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Pembroke school board might get audit of million-dollar shortfall

  • Pembroke Academy as seen on April, 2, 2016. (ELIZABETH FRANTZ / Monitor staff) Elizabeth Frantz



Monitor staff
Monday, December 04, 2017

The Pembroke school board may commission an independent audit of the $1 million shortfall that led to an unexpected spike in taxes this year and could make almost $1.3 million in cuts to next year’s budget in an effort to assuage angry residents.

Speaking to a crowd of more than 100 that had once again packed the Pembroke Academy auditorium to give school officials an earful, school board Chairman Dan Driscoll said Monday he planned to take action on a citizen petition submitted last month.

“It’s clear that there are still several questions that the community would like answered regarding what happened,” Driscoll said. “I’m going to request a motion from the board to establish an independent audit of the books to determine what happened.”

School officials were off by nearly $1 million when they calculated this year’s revenues, a difference attributed mostly to tuition that never materialized at Pembroke Academy when about 50 students from other towns sent the students – and the money that went with them – elsewhere. The average tax bill went up roughly $1,200, according to town officials, in order to make up the difference.

School board members said they agreed with Driscoll’s idea but wanted to see cost estimates before committing district resources.

Driscoll responded that he didn’t intend for the school board to commission the report immediately but instead ask the district’s attorneys to work out a “scope of work” for an auditor. The attorneys would then identify someone who could do the job, and present a cost estimate to the board for a vote of approval. The board green-lit Driscoll’s idea unanimously.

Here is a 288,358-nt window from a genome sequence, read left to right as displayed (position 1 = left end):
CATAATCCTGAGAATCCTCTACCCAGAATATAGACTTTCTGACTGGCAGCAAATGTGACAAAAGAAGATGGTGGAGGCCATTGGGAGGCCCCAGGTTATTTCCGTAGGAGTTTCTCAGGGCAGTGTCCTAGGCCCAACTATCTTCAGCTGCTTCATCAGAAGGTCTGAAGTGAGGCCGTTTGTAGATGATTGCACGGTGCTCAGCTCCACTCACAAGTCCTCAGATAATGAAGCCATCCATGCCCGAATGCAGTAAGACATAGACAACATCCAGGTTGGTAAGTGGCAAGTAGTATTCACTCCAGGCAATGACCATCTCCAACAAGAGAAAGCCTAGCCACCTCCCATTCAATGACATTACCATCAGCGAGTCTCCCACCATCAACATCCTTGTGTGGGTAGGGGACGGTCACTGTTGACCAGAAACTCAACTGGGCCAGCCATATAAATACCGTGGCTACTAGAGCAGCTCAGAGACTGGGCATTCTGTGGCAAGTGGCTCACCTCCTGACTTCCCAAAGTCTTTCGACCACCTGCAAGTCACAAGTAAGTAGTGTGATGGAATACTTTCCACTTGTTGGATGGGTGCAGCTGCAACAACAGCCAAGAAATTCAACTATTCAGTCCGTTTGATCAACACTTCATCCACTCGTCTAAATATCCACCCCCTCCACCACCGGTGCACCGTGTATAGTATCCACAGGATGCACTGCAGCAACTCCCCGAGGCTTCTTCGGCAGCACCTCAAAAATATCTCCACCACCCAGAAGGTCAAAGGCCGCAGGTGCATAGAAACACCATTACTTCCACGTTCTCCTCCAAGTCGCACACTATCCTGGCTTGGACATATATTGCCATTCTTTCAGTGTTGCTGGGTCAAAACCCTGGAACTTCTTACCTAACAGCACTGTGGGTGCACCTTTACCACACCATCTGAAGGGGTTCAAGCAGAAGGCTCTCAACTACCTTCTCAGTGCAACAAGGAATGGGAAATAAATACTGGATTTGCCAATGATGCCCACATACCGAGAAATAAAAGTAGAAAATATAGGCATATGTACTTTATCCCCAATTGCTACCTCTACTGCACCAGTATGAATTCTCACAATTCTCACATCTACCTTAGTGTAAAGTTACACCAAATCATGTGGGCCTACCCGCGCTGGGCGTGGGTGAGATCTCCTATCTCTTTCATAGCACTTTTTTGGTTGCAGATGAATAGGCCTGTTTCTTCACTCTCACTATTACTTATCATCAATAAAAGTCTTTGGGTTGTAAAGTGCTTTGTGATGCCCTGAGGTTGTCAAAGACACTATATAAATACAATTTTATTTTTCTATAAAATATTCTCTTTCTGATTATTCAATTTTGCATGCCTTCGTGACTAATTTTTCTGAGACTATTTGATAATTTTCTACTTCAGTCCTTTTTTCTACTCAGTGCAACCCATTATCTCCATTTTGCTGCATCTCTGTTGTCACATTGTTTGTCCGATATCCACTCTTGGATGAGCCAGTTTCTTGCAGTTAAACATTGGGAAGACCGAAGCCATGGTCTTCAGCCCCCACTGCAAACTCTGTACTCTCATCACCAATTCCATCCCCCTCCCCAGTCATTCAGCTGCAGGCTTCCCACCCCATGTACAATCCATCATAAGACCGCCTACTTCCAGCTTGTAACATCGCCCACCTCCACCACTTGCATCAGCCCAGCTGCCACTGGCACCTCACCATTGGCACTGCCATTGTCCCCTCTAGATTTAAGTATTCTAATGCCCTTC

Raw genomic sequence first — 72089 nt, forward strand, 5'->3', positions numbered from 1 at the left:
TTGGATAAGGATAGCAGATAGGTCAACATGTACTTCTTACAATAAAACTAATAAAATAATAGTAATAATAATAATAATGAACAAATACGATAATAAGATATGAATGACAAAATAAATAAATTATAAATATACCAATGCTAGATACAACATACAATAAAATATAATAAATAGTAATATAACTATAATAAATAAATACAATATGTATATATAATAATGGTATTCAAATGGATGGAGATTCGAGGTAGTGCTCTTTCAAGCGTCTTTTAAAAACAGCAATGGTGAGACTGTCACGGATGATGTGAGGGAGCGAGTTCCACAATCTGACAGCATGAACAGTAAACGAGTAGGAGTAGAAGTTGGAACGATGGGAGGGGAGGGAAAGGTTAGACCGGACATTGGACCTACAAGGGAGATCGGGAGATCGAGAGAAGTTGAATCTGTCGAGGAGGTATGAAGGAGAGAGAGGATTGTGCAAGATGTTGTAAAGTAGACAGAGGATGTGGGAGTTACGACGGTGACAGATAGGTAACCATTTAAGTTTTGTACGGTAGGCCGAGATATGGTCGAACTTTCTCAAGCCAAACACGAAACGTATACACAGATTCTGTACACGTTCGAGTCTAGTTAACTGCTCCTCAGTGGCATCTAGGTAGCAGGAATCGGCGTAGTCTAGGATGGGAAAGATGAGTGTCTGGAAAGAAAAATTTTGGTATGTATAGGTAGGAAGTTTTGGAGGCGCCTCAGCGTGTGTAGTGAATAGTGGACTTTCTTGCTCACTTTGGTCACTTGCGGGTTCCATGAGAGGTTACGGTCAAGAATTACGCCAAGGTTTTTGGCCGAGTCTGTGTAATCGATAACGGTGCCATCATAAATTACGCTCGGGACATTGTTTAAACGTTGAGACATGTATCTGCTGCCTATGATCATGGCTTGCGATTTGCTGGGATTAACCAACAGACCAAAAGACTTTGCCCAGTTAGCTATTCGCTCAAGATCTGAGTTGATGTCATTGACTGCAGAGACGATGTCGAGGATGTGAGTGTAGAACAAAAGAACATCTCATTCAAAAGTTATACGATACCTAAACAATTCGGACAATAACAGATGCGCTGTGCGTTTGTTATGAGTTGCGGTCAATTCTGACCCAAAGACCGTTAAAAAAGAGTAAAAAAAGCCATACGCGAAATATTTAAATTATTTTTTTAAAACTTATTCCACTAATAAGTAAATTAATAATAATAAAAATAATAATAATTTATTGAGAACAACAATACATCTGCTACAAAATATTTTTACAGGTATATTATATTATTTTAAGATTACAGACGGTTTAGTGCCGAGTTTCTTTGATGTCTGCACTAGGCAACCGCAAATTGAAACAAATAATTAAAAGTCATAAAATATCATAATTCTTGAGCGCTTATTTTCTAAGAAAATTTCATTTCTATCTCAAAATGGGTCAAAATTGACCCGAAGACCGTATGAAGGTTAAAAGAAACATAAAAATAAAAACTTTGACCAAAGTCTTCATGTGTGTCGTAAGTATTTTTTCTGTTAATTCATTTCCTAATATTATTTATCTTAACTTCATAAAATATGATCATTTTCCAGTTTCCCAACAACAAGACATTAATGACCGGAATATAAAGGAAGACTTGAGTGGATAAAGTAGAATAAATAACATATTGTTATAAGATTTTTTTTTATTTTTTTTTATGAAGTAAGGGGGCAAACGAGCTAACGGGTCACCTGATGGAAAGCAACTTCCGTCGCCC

Board members hoped to use a spending freeze to help create a surplus next year and return some money to taxpayers. They voted Monday to keep in place a freeze on all discretionary spending – mostly money earmarked for supplies – but released money related to the Pembroke Academy robotics team.

SAU 53 co-superintendent Patty Sherman clarified that the robotics team had been the only co-curricular program affected by the freeze. If certain sports events were canceled, she told the crowd, that was because of a miscommunication.

“Teams should not have been stopped that were already practicing. And this proposal doesn’t include canceling any activities or sports team that we would have enough students to participate to run,” she said.

The freeze will save a little over $200,000, and together with unanticipated revenues, could contribute to a surplus right now projected to top $600,000, according to documents distributed to the public Monday.

The toughest decisions will come regarding next year’s budget. Board members took a first look at a proposal to make nearly $1.3 million in cuts next year. The bulk of the savings – $842,000 – would come from axing six teachers and 10 noncertified staff members. The rest of the proposed cuts would come from supplies, deferred repairs, and cuts to co-curricular stipends given to teachers.

But not everybody will tighten their belts next year.

Sherman was awarded a 2.5 percent raise for next year by the SAU board, Driscoll said. The superintendent’s salary isn’t the Pembroke school board’s purview, he said, and isn’t, as far as he understood, up for discussion.

“That budget is set. It’s been voted on. It’s set,” he said.

Whatever the board’s actions, it could be headed for a reckoning in March.

Livid about the sudden hike in taxes, residents have been organizing themselves. Dozens turned out to a meeting held at the Pembroke library last week to vent their frustrations and hash out a plan. The group ultimately decided to write a warrant article to expand the number of seats on the Pembroke school board, and to put forward their own slate of candidates.

The citizen group, calling themselves “Pembroke Speaks,” organized the night and distributed a flier advertising a series of “taxpayer informational meetings” aimed at getting people involved in the budget process.

(Lola Duffort can be reached at 369-3321 or lduffort@cmonitor.com.)